Human smugglers openly solicit refugees in Röszke – 444.hu

September 11, 2015

Photo: 444.hu/YouTube
Photo: 444.hu/YouTube

Hungarian news site 444.hu reports strange things happening in the southern Hungarian border town of Röszke. This hot spot for asylum seekers entering Hungary is being flooded with groups of drivers “offering” rides (for money) to asylum seekers trying to get to Budapest and beyond.

444.hu writes that on Wednesday there were what appeared to be around a hundred people haggling with asylum seekers over the cost of a ride up to Budapest.

The news site says that police were nowhere to be seen.

444.hu writes the drivers were negotiating with asylum seekers in plain view. When the asylum seekers broke out of a collection point in Röszke Tuesday night, the drivers were openly offering rides to groups walking in their direction.

One of the drivers reportedly saw reporters and called out to others in the area that they were being filmed. The man who saw the reporters had then pulled his hoodie over his head and disappeared “back into the dark”.

One 444.hu reporter recounted how he was approached by a driver and offered a ride to Budapest for EUR 250 after being mistaken for an asylum seeker.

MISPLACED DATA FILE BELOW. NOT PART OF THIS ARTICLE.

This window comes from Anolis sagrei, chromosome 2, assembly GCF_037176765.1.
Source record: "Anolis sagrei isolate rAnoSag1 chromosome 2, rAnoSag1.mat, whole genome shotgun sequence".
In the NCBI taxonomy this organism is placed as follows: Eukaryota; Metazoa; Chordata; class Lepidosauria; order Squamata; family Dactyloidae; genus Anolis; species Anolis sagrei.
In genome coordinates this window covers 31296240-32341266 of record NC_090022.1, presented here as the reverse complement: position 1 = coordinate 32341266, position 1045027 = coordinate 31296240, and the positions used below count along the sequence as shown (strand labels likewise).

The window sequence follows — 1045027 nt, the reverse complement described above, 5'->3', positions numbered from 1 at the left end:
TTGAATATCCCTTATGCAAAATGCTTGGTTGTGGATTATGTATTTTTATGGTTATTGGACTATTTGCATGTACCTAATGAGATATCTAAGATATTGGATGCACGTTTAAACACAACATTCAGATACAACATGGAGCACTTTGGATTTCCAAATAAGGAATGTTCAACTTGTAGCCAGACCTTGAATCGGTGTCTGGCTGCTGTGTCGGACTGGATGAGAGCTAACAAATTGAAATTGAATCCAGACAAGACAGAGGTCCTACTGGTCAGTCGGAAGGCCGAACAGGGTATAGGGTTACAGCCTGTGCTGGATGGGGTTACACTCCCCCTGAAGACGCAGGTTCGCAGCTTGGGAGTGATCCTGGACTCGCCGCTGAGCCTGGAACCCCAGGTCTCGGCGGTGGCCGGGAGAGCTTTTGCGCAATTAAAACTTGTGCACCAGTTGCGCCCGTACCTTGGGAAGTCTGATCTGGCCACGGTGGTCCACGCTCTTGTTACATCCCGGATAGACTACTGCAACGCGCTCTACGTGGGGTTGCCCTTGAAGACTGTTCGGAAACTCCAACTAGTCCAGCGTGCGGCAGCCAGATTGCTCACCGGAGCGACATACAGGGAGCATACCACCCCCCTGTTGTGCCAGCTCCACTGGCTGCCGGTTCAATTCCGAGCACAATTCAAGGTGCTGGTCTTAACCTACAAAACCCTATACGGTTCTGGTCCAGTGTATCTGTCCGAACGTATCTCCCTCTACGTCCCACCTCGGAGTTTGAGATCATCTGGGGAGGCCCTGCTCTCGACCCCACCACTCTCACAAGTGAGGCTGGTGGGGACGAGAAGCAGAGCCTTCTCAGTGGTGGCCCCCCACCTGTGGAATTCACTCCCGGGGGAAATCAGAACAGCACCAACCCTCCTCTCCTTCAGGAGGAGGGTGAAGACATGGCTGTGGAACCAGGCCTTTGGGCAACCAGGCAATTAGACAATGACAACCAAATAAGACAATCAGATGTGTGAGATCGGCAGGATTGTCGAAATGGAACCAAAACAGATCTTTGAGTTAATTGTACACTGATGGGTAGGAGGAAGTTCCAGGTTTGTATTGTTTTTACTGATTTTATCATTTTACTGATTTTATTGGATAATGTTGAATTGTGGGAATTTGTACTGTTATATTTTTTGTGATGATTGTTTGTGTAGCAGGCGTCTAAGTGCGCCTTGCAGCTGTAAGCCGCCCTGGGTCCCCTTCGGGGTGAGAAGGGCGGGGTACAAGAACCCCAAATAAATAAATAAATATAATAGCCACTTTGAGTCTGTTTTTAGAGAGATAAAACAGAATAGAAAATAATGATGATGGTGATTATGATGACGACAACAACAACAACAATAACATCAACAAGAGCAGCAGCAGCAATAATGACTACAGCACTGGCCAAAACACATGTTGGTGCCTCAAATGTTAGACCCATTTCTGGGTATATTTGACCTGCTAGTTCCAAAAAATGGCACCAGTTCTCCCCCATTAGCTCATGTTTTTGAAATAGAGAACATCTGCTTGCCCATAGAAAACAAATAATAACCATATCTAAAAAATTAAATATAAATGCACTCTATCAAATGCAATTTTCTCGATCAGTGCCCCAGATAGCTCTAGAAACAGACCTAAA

The reporters say they were even threatened at a gas station when a group of drivers noticed their presence.

Police in Röszke tell 444.hu they are aware of what is happening.

There is certainly demand for the smugglers because there is always the possibility that asylum seekers will evade Hungarian immigration authorities as they seek to pass through Hungary in their journey toward Western Europe.

444.hu reports asylum seekers approaching their reporters cash in hand, asking where to go to find a driver.

Aside from being illegal, the smuggling of asylum seekers is also incredibly dangerous — as seen from the unfortunate tragedy involving the deaths of 71 asylum seekers in the bed of a truck found parked along the highway in Austria.  Also, it appears that at least some of the drivers are not delivering their fares to freedom but rather to captivity.